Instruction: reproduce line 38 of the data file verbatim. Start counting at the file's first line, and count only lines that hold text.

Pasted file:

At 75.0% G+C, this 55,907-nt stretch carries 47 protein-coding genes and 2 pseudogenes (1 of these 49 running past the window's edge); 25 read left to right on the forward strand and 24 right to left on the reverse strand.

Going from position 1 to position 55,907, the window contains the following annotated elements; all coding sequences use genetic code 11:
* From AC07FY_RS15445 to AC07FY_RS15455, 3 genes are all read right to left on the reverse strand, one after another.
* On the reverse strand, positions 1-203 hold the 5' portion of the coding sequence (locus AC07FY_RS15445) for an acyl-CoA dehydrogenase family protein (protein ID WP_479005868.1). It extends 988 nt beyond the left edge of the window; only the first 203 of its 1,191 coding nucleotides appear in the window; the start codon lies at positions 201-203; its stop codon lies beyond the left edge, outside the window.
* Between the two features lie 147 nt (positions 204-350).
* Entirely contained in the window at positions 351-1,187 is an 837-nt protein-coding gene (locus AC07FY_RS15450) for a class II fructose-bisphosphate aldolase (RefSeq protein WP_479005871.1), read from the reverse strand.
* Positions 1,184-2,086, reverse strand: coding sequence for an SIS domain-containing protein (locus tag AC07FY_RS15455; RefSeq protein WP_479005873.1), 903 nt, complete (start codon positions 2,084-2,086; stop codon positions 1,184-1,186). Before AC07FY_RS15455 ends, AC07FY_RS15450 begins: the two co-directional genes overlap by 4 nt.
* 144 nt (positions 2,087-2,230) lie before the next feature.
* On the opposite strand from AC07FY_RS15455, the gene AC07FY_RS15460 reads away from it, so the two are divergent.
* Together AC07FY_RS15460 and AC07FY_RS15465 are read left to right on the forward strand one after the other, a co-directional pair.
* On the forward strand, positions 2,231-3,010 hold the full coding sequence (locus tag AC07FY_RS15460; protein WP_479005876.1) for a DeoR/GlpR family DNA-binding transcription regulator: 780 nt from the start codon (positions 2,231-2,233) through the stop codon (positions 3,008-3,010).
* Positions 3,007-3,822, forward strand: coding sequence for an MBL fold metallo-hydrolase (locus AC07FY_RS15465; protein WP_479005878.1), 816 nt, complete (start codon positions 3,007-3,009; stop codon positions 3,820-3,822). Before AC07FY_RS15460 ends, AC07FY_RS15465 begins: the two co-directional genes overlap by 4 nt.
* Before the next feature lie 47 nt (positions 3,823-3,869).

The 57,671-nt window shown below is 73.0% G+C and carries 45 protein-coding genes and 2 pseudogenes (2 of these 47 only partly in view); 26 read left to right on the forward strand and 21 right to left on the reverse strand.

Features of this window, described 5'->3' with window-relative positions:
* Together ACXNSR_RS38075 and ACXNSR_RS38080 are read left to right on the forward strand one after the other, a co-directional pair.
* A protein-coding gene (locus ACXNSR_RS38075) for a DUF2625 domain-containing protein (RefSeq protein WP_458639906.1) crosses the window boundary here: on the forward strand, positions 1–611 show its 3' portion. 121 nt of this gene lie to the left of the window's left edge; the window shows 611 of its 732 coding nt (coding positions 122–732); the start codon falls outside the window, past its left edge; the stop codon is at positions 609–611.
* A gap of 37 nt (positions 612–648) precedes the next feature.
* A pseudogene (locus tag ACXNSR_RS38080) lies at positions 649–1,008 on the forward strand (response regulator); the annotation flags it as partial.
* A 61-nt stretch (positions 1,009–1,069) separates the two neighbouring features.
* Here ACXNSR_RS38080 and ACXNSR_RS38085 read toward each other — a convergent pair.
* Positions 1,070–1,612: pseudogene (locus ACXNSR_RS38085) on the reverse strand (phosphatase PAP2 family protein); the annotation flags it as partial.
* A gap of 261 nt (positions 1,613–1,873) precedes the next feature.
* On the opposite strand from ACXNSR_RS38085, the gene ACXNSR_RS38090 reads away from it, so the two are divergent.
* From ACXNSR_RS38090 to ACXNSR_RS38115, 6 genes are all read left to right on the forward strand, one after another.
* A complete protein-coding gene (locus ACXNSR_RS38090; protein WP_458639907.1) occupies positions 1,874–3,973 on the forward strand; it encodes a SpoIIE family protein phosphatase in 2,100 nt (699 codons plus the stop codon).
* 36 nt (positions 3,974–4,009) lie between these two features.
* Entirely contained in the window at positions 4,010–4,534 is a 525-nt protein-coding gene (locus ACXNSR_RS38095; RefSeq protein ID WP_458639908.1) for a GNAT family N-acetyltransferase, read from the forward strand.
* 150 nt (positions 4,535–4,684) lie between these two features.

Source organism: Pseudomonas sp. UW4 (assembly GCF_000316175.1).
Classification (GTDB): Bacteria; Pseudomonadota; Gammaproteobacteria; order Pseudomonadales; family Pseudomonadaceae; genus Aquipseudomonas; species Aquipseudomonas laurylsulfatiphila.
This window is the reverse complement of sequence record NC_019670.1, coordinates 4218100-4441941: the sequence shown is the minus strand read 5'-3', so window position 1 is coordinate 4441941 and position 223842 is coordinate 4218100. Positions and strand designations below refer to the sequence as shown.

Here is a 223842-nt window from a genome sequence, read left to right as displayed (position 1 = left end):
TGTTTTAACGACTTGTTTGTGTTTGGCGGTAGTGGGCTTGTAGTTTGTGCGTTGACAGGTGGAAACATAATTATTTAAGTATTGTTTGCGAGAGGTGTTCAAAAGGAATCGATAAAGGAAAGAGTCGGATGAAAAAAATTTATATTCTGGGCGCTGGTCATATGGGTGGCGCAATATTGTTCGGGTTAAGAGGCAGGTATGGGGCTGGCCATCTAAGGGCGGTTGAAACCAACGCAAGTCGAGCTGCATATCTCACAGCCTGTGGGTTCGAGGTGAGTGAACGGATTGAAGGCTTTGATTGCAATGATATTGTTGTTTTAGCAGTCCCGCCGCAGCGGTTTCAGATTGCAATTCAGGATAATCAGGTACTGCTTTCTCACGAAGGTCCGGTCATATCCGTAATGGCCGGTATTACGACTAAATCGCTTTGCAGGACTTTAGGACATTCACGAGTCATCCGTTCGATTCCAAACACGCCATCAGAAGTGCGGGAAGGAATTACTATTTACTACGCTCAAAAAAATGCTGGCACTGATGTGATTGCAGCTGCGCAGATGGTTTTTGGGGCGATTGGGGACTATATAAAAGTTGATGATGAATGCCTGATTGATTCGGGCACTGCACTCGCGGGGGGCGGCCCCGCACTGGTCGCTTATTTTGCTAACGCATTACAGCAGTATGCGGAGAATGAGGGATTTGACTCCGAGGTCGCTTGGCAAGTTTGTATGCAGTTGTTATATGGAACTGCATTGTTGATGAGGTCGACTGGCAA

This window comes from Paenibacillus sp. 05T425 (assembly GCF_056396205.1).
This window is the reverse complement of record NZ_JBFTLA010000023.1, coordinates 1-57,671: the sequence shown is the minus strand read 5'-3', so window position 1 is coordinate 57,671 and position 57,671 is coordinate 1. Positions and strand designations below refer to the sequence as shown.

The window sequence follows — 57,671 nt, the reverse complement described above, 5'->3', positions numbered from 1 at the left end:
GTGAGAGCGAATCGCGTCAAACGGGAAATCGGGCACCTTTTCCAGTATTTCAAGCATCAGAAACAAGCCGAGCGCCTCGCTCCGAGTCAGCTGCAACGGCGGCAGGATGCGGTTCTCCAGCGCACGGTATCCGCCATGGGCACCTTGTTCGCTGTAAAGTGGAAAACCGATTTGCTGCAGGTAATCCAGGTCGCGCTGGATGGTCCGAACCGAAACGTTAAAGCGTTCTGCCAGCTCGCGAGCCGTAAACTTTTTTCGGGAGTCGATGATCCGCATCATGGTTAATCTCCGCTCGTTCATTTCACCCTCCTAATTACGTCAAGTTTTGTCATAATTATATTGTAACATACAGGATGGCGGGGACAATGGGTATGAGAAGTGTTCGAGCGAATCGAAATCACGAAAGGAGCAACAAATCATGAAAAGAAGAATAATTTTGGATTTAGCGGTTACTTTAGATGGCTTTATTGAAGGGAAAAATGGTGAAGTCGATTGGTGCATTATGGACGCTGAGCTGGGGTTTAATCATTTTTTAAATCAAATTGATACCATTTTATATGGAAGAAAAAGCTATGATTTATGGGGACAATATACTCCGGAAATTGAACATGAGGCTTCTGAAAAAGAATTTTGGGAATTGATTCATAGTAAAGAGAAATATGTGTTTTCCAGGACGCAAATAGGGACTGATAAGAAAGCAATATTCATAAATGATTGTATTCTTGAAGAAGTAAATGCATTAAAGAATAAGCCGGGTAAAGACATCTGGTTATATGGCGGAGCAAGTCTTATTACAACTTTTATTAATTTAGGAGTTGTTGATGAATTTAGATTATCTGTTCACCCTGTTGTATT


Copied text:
GTGAGAGCGAATCGCGTCAAACGGGAAATCGGGCACCTTTTCCAGTATTTCAAGCATCAGAAACAAGCCGAGCGCCTCGCTCCGAGTCAGCTGCAACGGCGGCAGGATGCGGTTCTCCAGCGCACGGTATCCGCCATGGGCACCTTGTTCGCTGTAAAGTGGAAAACCGATTTGCTGCAGGTAATCCAGGTCGCGCTGGATGGTCCGAACCGAAACGTTAAAGCGTTCTGCCAGCTCGCGAGCCGTAAACTTTTTTCGGGAGTCGATGATCCGCATCATGGTTAATCTCCGCTCGTTCATTTCACCCTCCTAATTACGTCAAGTTTTGTCATAATTATATTGTAACATACAGGATGGCGGGGACAATGGGTATGAGAAGTGTTCGAGCGAATCGAAATCACGAAAGGAGCAACAAATCATGAAAAGAAGAATAATTTTGGATTTAGCGGTTACTTTAGATGGCTTTATTGAAGGGAAAAATGGTGAAGTCGATTGGTGCATTATGGACGCTGAGCTGGGGTTTAATCATTTTTTAAATCAAATTGATACCATTTTATATGGAAGAAAAAGCTATGATTTATGGGGACAATATACTCCGGAAATTGAACATGAGGCTTCTGAAAAAGAATTTTGGGAATTGATTCATAGTAAAGAGAAATATGTGTTTTCCAGGACGCAAATAGGGACTGATAAGAAAGCAATATTCATAAATGATTGTATTCTTGAAGAAGTAAATGCATTAAAGAATAAGCCGGGTAAAGACATCTGGTTATATGGCGGAGCAAGTCTTATTACAACTTTTATTAATTTAGGAGTTGTTGATGAATTTAGATTATCTGTTCACCCTGTTGTATT